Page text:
To Explain, or not to Explain?

There is a tension in our life together, the husband and I. He is less aware of it than I am, but even he feels it at times. The tension arises for me when I see him talking to people, as he often does when he’s out and about. Knowing that it is good for him to express himself and socialize, I usually just watch. But I also know that eventually I will have to decide whether or not to step in and rescue.

Rescue who? Usually it’s the kind person who has decided to engage him in conversation.

Before Dennis had the diagnosis of Lewy Body Dementia, I didn’t feel responsible to rescue anyone, well, hardly ever. Before Lewy, he would often get in his “teacher” mode and give long lectures complete with multiple rabbit trails. Since I had heard it all before I would let him and his audience fend for themselves. His topics were still reasonably interesting to a lot of people, hearing them for the first time. Others knew not to get him started.

But now, I have his reputation and his dignity to defend. His topics are much more narrow and not always interesting to others. He’s not good at reading body language and knowing that he’s losing his listener’s attention. Sometimes his discretion is not in play and he says things he shouldn’t. We talk when we’re alone about these times and he is thoughtful and serious about doing better.

Other times he listens as well as he can to conversations but doesn’t hear or understand important parts of them. I’m often surprised to find out what he thinks he has heard.

He is still doing very well cognitively and cares about his interactions with people. He often wants to go over and talk with Mom. He loves to go to church activities. He listens to his favorite people on YouTube and other social media so regularly that they seem like family. His personality is still intact and recognizable. He is still himself, and what a good thing that is! I’m more than thankful.

The fact remains. I spend quite a bit of time explaining Dennis and his intentions to others, and a lot of time explaining others to him. I feel like the gateway to his awareness of the world, and somehow that bothers me.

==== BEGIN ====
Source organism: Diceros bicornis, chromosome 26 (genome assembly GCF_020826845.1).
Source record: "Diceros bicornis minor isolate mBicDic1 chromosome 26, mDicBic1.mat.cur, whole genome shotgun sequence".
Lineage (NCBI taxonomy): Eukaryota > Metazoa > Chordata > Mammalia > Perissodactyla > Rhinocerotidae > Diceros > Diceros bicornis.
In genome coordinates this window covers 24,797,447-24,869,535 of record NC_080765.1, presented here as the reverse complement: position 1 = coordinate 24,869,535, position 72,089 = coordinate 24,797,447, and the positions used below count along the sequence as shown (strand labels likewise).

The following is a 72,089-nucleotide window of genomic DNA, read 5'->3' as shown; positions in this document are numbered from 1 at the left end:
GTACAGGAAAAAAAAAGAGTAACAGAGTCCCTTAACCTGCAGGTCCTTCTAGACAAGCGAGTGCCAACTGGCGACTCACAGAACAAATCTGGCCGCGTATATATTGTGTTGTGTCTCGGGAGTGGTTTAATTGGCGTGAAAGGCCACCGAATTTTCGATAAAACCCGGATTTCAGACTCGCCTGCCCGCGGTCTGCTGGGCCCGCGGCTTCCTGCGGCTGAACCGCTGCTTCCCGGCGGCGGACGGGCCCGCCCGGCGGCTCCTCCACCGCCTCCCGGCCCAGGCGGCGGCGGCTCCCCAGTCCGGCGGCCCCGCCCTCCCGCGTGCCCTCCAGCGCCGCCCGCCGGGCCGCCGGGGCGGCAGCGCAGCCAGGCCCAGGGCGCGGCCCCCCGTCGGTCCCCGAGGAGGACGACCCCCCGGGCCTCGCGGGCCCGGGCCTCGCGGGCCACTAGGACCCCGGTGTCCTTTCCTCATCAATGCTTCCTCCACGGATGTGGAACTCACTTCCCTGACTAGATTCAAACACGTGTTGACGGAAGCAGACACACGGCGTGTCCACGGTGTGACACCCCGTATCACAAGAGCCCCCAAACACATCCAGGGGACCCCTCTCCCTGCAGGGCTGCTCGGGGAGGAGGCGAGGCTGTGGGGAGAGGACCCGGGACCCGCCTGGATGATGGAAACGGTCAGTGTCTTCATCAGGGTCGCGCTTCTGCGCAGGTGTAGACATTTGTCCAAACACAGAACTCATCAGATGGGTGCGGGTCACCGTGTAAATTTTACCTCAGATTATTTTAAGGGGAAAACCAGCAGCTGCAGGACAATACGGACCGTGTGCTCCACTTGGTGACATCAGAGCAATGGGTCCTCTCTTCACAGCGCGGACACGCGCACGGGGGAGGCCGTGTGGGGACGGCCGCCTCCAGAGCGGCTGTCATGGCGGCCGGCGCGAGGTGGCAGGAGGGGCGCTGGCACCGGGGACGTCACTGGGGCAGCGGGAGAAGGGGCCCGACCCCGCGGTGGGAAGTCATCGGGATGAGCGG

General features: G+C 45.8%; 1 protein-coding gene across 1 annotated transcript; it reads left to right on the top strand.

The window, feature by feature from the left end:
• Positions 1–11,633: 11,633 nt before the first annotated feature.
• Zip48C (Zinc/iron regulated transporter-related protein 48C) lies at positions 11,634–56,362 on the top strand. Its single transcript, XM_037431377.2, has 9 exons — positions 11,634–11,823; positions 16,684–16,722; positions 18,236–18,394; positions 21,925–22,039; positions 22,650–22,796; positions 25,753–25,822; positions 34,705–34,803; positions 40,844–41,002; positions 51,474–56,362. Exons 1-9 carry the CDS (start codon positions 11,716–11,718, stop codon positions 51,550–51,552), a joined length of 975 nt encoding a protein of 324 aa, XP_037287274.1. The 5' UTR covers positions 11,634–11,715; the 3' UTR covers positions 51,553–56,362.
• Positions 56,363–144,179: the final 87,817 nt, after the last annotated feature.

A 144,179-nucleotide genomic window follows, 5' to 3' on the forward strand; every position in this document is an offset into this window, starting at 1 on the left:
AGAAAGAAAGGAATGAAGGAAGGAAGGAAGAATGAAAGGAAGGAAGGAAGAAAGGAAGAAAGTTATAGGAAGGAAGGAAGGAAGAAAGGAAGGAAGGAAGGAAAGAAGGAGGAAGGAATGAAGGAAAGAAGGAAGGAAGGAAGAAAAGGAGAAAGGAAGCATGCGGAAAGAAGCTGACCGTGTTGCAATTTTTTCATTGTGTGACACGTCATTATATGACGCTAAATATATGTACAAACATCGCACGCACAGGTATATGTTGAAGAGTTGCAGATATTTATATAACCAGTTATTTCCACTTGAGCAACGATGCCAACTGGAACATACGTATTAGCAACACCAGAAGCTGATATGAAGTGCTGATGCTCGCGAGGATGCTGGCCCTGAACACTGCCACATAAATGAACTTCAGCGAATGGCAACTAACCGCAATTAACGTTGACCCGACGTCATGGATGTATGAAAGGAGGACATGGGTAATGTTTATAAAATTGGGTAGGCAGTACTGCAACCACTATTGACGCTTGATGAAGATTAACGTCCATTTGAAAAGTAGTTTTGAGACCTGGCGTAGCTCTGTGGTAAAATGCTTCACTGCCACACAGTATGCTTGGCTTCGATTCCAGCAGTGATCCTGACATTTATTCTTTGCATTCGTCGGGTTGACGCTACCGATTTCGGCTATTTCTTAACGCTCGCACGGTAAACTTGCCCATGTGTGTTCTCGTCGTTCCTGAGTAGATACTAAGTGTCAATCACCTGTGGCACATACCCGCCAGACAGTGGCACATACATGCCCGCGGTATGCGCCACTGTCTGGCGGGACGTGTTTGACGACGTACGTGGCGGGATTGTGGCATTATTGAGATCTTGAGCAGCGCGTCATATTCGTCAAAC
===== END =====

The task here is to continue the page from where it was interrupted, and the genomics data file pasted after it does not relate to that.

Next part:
Endless Discussions


Yesterday, because I was visibly sad, the husband and I had several conversations about our relationship. I tried to tell him, without being harmful, why it is that I have trouble deciding to take him seriously, or relying on his decisions and assessments.  I know it must be hard to hear that kind of thing. I don’t think he understood and he still thinks that I am wrong in taking his LBD diagnosis into consideration. He thinks everything points toward his recovery.

We had discussions about the CO alarm at 4 am, which he is sure is because of variations in the power grid.  We should call the power company and have them do something about it – I don’t know what.  We had discussions about tithing the proceeds from the sale of the house, about how to identify where the Lord wants tithe administrated, about who can decide these things. We had discussion about the supplements he ordered and wants to return, thinking he doesn’t need them because he is no longer on blood pressure meds. There is no trace of who to get that money ($250) back from that I can find, and he is useless in tracking things on his phone or computer.

He went to church – two services – yesterday to hear piano player Huntley Brown. He sang his heart out and greatly enjoyed the music and worship, but was totally worn out by the effort.  He got tired in the morning just making one side of the bed.  Somehow the tiredness became my fault for helping him do it.  Aunt Lois is also tired all the time because I help her too much, keeping her from getting stronger.

In many respects he is like a child in an old man’s body.  I can tell when he is coming by his slow, shuffling sound.  He always appears very old and slow.  He does unusual things, like standing up in church and directing the music, waving his arms but he is innocent and entirely abandoned in his actions – no shame, but joyful and unaware of strangeness. He doesn’t care what others think or how they perceive him and that is the child part.  I don’t want to take that from him, but it puts me in the position of being a caretaker over someone who is not quite “with it”, rather than a partner in an equal relationship. I have to be the one who considers all sides of an issue and whether to affirm or deny his course of action.

In all our discussions, I primarily wanted to be understood but I don’t see that it happened.  To his credit, he was always sincere and soft spoken, which was helpful.  I took a walk late in the evening and encountered Den and MP, who joined me.  They listened to me and I was comforted just to know that someone cared about my tears and would let me talk.

I struggle right now with a sense of displacement.  The house has been sold.  We are to leave Mom’s condo and set ourselves up in the other one. We need to decide whether to get our stuff in Greensboro transferred up here.  We need to start paying rent.  Everything about our situation seems to have changed and I’m trying to sort it all out.  I need God to reassure me that we are here for a reason and that we are still in his will and plan for us.  I have attitudes and feelings that I’m not comfortable with but don’t know how to dispel.

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